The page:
It’s chokecherry season and there’s a wealth of opportunity in the berries of this prolific shrub just waiting to be realized.
As people with New Mexico roots can tell you, chokecherry season arrives in mid to late August. That’s when families head out to the hills and stream banks to fill their buckets with the tiny, garnet berries that make a sweet-tangy jelly (a rare delicacy) and a deep rose-colored wine or liqueur to take the chill off winter evenings. The trick is to find the berries—smaller than a Bing cherry by about half, with about twice as much pit—while they are hanging in clusters ripe on the tree before the bears and the birds have taken them all.
Throughout New Mexico, from Cimarron Canyon to the Manzanos, families forage for the wild cherry, one of the most widespread edible and medicinal native plants in North America, found throughout New England, along the Appalachian Trail and the Eastern Seaboard and into Missouri, Kansas, Iowa, New Mexico, and Colorado. As a pioneer species, the chokecherry thrives in open sites with rich, moist soils. Because birds distribute the seeds, it takes root on the borders of woods, in clearings, and along creek and ditch banks.
Many New Mexico families have their trees that they return to season after season for wildcrafting. The small, slender-trunked shrublike tree, a member of the rose family with the botanical name of Prunus virginiana, rarely grows taller than 30 feet. Small white flowers appear on its branches in the spring, flowers that months later mature into the prized berries. Sour enough to produce a hard pucker if tasted raw, which is how the berry got its name, the chokecherry’s astringent taste mellows out when it is dried or cooked.
Stan Schug, associate curator of horticulture at the Rio Grande Botanical Garden in Albuquerque, says the wild chokecherry can be cultivated in home gardens. “I like to use them as a bird attractant,” he says. The chokecherry prefers indirect light and rich soil that is at least 50 percent compost. Purchase them at native plant nurseries and keep them out of full, direct sun.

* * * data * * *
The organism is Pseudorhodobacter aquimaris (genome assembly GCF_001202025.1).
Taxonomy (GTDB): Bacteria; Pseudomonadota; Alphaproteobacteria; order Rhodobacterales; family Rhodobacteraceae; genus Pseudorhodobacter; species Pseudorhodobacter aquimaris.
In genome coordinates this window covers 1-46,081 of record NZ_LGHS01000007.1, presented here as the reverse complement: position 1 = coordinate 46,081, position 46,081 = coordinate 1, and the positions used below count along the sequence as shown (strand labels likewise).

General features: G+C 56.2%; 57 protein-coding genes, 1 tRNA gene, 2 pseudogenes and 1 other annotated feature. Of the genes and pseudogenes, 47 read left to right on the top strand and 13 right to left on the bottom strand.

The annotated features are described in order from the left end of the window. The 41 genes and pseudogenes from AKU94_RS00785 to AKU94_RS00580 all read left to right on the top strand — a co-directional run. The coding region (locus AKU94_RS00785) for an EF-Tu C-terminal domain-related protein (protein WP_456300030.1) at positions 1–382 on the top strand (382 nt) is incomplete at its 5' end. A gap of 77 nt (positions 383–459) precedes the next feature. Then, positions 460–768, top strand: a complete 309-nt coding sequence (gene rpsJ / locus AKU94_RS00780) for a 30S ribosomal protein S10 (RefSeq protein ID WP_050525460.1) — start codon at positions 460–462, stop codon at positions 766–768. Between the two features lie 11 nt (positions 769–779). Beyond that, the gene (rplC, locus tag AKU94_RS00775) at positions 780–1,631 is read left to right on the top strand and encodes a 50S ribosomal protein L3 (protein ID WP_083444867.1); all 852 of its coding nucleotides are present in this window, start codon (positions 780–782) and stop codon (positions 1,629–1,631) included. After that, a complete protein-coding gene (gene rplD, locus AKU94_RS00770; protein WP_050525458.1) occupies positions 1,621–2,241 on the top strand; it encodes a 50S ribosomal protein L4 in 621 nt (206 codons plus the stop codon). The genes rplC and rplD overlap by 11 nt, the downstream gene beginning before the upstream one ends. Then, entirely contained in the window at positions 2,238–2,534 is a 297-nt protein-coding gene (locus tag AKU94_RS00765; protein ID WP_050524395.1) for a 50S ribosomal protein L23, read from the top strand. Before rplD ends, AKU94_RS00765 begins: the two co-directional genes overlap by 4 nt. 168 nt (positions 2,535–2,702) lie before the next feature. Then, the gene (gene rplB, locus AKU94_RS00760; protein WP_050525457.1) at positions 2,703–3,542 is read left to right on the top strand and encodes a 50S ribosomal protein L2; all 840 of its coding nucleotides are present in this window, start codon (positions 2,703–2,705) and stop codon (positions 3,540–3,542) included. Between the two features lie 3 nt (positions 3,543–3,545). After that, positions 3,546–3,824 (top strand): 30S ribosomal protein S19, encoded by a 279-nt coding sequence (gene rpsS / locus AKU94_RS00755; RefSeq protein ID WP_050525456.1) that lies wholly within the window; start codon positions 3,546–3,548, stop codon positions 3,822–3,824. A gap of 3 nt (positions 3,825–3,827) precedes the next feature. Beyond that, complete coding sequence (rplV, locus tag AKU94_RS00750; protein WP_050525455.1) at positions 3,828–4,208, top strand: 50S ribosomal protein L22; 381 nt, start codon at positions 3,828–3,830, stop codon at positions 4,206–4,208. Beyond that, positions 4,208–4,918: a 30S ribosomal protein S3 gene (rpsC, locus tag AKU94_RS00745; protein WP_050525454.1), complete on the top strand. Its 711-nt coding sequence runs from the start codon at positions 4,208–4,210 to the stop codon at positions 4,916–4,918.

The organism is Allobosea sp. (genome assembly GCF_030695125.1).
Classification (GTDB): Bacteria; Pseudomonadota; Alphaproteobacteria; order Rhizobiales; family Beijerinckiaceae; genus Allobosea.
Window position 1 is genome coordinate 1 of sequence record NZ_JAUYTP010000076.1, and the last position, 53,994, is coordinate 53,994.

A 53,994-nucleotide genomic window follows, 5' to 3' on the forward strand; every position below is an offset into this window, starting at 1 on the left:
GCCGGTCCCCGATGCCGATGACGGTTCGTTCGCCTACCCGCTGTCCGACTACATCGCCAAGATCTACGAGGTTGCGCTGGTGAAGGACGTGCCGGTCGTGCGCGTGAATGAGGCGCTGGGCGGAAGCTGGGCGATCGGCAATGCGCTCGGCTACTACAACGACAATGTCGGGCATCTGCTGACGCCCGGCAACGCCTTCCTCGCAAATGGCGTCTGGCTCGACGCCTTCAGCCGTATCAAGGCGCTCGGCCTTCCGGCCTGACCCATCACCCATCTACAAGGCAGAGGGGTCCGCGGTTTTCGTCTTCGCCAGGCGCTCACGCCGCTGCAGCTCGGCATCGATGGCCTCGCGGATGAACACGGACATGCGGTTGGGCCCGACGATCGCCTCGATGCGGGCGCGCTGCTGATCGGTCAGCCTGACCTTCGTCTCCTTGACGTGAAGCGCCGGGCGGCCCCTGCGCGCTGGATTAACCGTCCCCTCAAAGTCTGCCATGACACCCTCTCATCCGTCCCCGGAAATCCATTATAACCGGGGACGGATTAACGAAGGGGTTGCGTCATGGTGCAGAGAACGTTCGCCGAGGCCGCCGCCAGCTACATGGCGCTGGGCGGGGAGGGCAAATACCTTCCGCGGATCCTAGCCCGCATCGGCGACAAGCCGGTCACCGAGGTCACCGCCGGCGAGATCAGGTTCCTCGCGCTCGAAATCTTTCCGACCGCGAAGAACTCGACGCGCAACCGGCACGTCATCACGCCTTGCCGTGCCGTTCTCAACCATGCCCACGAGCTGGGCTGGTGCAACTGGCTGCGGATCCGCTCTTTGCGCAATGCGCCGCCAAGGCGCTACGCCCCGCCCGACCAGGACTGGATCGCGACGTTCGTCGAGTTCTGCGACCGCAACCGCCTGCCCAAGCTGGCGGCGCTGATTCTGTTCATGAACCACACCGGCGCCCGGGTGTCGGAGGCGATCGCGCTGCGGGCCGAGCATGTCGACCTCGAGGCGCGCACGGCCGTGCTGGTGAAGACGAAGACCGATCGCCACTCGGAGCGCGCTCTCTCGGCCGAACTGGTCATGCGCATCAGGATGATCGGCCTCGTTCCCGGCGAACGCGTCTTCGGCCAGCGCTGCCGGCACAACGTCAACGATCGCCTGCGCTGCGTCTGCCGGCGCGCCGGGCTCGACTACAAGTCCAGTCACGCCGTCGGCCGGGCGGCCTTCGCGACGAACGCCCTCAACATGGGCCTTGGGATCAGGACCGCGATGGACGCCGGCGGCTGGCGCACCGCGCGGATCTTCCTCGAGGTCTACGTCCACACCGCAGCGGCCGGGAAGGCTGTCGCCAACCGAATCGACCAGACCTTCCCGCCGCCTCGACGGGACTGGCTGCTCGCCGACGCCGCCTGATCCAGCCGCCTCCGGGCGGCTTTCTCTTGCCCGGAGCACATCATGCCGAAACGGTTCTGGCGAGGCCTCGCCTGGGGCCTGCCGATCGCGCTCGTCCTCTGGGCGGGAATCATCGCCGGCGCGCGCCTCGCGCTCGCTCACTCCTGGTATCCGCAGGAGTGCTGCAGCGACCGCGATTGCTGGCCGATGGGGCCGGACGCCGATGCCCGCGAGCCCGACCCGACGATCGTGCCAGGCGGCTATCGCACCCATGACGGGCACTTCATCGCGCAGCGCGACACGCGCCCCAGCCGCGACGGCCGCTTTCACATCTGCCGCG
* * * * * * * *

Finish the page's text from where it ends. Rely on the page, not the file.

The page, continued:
The healing and nutritive properties of the chokecherry are well-known to native people. Meriwether Lewis, taken ill during the Lewis and Clark expedition, was revived by drinking a tea prepared of wild cherry bark (Sacajawea’s recipe, perhaps?). A staple Indian food, pemmican, is made by grinding dried chokecherries, pits and all, with pulverized meat and fat, then baked to form a jerky that stores and travels well. The Indian diet, rich in the vitamin C-loaded berries, prevented scurvy.
An infusion of the mature black bark is thought to be a remedy for headache, fever, worms, diarrhea, sore throat and coughs, bronchitis, heart and lung problems, and it is also used as an eyewash. This astringent cherry bark tea is sipped in the springtime by Indians, homesteaders, and mountain people as a cleansing spring tonic. Hispanic old-timers in the Manzanos tell of a favorite dessert made by pouring chokecherry syrup over fresh goat cheese and run under the grill. This dish could have originated as a poor man’s interpretation of the fruit-and-cheese combination eaten as a last course in Spain, a resourceful way to use whatever was available.
After apprenticing with longtime jelly maker Eloise Henry in Raton for several seasons, last year I took a different approach and tried my hand at chokecherry liqueur. Poured into pretty glass bottles, each tied with a bright ribbon, the fuschia-colored liqueur made a stunning holiday gift—in fact, based on my friends’ happy reactions, this was one of the most unique and successful gift ideas I’d ever come across. Although some people might receive the same gift two years in a row, I intend to repeat myself this year, so long as the chokecherries can be found in abundance. It’s a lot more fun to make liqueur than it is to ransack my brain at the mall; in addition, the pleasure of looking at my kitchen shelf lined with my pretty creations, made from chokecherries I’d picked myself, is quite satisfying.
And the bright flavor of chokecherry syrup poured on blue corn-piñon pancakes at a January weekend brunch recalls a warm, cloudy August afternoon of reaching up to pull ruby-jeweled clusters of berries from tangled branches.
Chokecherries require quite a bit of preparation to distill their essence, which may be frozen to be used later in syrup, jelly, wine, and liqueur making. See the recipe on page 43 for preparing basic chokecherry juice.
Sit in on dozens of practical workshops from the leading authorities on natural health, organic gardening, real food and more!LEARN MORE